By John L. Horton
In the past several days, Stacey Dash ( movie and television, “Clueless,” and Fox News Channel personality) and several other “celebrity” types have been in the news for saying there is no need to have a Black History Month anymore.
All of this reminds me of the Morgan Freeman, “60 Minutes” interview, December 18, 2005, where he expressed the same sentiment, calling for an end to Black History Month celebrations, saying it was divisive and no longer needed.
I respectfully disagree with both of them and others who express this opinion. While things have greatly improved over my lifetime (75 years) quite substantively and mostly for the betterment of all Americans, I would caution that “we” have not yet fully arrived socially, economically and politically, and there is still work to be done.
Furthermore, Black History Month is not just a month of history. Its “lessons” can reverberate throughout the year – and beyond. For me, its lessons have lasted a lifetime. Through reading, writing, lecturing and researching, I have discovered how much Black people have done and accomplished, not only in America and Africa, but around the world.
Black History Month is a lifelong journey for me. It empowers me to find the strength to reach out again and again – not just in February, but throughout the year and a lifetime.
Therefore, please allow me to explain and expand upon my reasons for saying that Black History Month is (still) necessary.
Black History Month is necessary because it showcases and highlights certain significant and profound aspects of African-Americans. Black History Month helps to instill pride, dignity, awareness and understanding among African-American people and other people whom African-American must relate to and interact with in everyday life.
Black History Month dramatizes and tells the story of where African-Americans have been, of where they are now, and hopefully, of where they will be in the future.
Black History Month affords us an opportunity to reflect back over our pre-American existence and learn about the great African empires of Mali, Songhay, Old Ghana, Kanem-Bornu, Benin, Kush and others. It informs us of the early Africans who accompanied the European discovers and explorers to the New World in the 15th and 16th Centuries. It tells us of the twenty Africans who landed in Virginia in August 1619.
During Black History Month, we learn about the many accomplishments and contributions of Crispus Attucks, Phillis Wheatley, Richard Allen, Prince Hall, Peter Salem, Harriet Tubman, Frederick Douglass, Sojourner Truth, James Derham, John S. Rock, Henry Highland Garnet, and others, during the 18th and 19th Centuries.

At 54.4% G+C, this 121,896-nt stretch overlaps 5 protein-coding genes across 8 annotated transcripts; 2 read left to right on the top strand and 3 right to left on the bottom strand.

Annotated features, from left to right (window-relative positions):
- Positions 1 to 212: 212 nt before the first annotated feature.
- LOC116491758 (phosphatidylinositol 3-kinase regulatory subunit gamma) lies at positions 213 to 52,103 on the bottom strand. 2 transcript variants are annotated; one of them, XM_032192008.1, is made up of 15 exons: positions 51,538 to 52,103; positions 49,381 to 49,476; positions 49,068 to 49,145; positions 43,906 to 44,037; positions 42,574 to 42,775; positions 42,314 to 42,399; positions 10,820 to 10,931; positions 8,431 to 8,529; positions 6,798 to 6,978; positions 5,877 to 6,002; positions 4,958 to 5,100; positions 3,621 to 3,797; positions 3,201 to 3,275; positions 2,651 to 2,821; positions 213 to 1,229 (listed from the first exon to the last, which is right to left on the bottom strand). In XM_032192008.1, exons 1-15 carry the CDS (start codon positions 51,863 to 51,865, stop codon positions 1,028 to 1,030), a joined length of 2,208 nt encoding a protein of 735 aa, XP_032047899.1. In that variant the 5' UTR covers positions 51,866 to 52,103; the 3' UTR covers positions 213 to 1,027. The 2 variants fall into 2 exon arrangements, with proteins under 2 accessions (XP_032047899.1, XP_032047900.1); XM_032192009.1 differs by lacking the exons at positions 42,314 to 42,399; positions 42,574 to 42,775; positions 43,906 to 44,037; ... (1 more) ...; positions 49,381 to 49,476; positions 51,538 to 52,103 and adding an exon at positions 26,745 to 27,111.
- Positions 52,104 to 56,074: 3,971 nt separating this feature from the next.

Black History Month teaches us about the 5,000 slaves and free Blacks who served in the Continental Army and Navy between 1776 and 1781, enabling America to gain her independence. Further, we learn about the Black cowboys, frontiersmen and “Buffalo Soldiers” who helped to pioneer and settle the Old West during the mid- and late 1800s.
Black History Month allows us to revisit and experience the times, trials and triumphs of Booker T. Washington, W.E.B. Dubois, Marcus Garvey, Walter F. White, Mary McLeod Bethune, Paul Robeson, Ralph Bunche, A. Philip
Randolph, Rosa Parks, Malcolm X, Martin Luther King, Jr., Whitney Young, Jr., Roy Wilkins, Shirley Chisholm, Barbara Jordan, Coretta Scott King, and other names forever enshrined in memory and history.
Moreover, Black History Month introduces us to the hundreds and thousands of African-American athletes, musicians, dancers, writers, composers, architects, inventors, lawyers, educators, politicians, civil rights activists, preachers, entrepreneurs, actors, media personalities, government officials, and important others, who have made significant and lasting contributions to all mankind.
Although it is generally understood and realized that Black History Month encompasses only a general outline or brief overview of African-Americans and their history, it is felt, nonetheless, that Black History Month is the mudsill and foundation upon which a more profound, lasting and meaningful relationship and experience can be built.
Black History Month is the grassroots level; it is the candle which refuses to curse the darkness; it is the flickering spark which will help to light the eternal flame of brotherhood and human understanding.
Accordingly, Black History Month serves a good and honest and just purpose. It is one of the most effective and significant means by which a beautiful and noble people have to express and share themselves with others.
It is a vehicle of heritage, culture and pride on a journey of love, understanding and acceptance. As such, there will always be a time, a place and a need for Black History Month.
Yes, Black History Month is (still) necessary.
John L. Horton is a retired U.S. Marine and resident of Norfolk, Va. He is a frequent contributor to this newspaper.